No Link Between Gardasil, Adverse Events, CDC SaysDigg This!
No Link Between Gardasil, Adverse Events, CDC Says
[Oct. 23, 2008]
CDC officials on Wednesday said a federal study of reported deaths and serious adverse effects in girls and women who received Merck‘s human papillomavirus vaccine Gardasil shows that the events likely are not related to the vaccine, the Wall Street Journal reports. Gardasil is designed to protect against four strains of HPV, two of which account for about 70% of cervical cancer cases, the Journal reports. The study — which is the first post-market safety study of Gardasil since the vaccine was approved in June 2006 — was based on 375,000 doses of the vaccine administered from August 2006 to July 2008 to patients ages 9 to 26. The data were collected through CDC’s Vaccine Safety Datalink program, which compiles data from several managed care organizations. Researchers compared rates of possible side effects in vaccine recipients with a similar group of patients who did not receive the vaccine. CDC said the agency and FDA “have determined that the HPV vaccine is safe to use and effective in preventing four types of HPV.”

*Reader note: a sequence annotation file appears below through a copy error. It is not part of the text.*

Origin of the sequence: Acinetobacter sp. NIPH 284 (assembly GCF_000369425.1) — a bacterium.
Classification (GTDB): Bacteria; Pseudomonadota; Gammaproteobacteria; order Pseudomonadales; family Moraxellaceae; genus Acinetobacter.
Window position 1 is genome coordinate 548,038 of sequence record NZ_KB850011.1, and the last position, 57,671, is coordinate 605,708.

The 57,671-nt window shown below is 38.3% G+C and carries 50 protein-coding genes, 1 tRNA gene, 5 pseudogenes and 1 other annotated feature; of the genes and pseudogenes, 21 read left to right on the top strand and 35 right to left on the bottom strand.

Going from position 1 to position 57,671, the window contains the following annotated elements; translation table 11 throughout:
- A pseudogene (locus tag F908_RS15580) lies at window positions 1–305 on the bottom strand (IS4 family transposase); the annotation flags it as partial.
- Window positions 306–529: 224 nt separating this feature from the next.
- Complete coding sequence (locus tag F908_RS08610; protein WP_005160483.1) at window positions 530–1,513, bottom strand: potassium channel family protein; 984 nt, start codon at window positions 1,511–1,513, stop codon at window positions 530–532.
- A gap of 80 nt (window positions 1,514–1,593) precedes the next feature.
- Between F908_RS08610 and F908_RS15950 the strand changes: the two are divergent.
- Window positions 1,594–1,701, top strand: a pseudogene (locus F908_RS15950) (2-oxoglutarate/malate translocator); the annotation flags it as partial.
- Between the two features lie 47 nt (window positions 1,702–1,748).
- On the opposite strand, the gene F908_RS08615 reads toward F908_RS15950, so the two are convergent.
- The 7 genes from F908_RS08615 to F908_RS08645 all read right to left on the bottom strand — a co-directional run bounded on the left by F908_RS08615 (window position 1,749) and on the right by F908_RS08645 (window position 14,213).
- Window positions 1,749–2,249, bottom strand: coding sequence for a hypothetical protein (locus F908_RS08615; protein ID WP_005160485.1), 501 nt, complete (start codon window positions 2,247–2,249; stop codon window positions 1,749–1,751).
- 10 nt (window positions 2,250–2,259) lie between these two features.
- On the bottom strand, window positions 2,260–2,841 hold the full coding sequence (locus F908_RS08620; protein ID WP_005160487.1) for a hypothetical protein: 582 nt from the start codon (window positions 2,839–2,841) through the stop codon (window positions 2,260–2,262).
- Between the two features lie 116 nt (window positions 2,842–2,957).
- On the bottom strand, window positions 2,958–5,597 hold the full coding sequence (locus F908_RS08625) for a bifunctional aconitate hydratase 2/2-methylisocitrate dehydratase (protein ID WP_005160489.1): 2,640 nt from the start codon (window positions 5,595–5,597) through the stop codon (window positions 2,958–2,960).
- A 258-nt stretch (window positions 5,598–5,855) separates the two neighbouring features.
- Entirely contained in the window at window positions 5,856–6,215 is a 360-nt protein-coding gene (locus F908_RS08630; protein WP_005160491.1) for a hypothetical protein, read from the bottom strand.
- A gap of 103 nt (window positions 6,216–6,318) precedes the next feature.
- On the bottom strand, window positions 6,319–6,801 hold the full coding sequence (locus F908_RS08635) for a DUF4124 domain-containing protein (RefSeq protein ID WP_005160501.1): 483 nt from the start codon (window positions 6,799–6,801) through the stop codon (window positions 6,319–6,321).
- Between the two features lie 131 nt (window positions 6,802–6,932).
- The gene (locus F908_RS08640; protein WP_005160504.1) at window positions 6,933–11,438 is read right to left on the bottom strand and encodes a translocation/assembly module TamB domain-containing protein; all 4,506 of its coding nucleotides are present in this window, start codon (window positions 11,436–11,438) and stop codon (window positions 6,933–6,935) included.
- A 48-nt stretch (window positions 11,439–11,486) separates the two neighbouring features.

Health officials also released a tally of reports to the federal vaccine adverse events reporting system, which is run by CDC and FDA (Corbett Dooren, Wall Street Journal, 10/23). CDC received 10,326 reports of adverse side effects, of which “94% were reports of events considered to be non-serious, and 6% were reports of events considered to be serious,” including 27 deaths, CDC said (Fox, Reuters, 10/22). Most vaccines have reported serious adverse events rates between 10% and 15% (Wall Street Journal, 10/23). Eleven of the deaths were attributed to other diseases, such as diabetes or meningitis, and not linked to the vaccine. The other deaths either are still under investigation or did not include enough information to assess, CDC said. Some of the serious events included Guillain-Barre Syndrome, a rare disorder that affects the body’s muscle system. CDC said, “There has been no indication that the HPV vaccine increases the rate of GBS in girls and women above the rate expected in the general population, whether or not they were vaccinated.” The agency said the reports of non-serious events included pain or swelling at the injection site, nausea, headache, fever or fainting. According to Reuters, the reports of non-serious events “simply show that someone fainted, became ill or had an allergic reaction around the time they also received the vaccine” and do not necessarily indicate a correlation. CDC in a statement said the agency, along with FDA, “will continue to closely monitor the safety of the HPV vaccine” (Reuters, 10/22).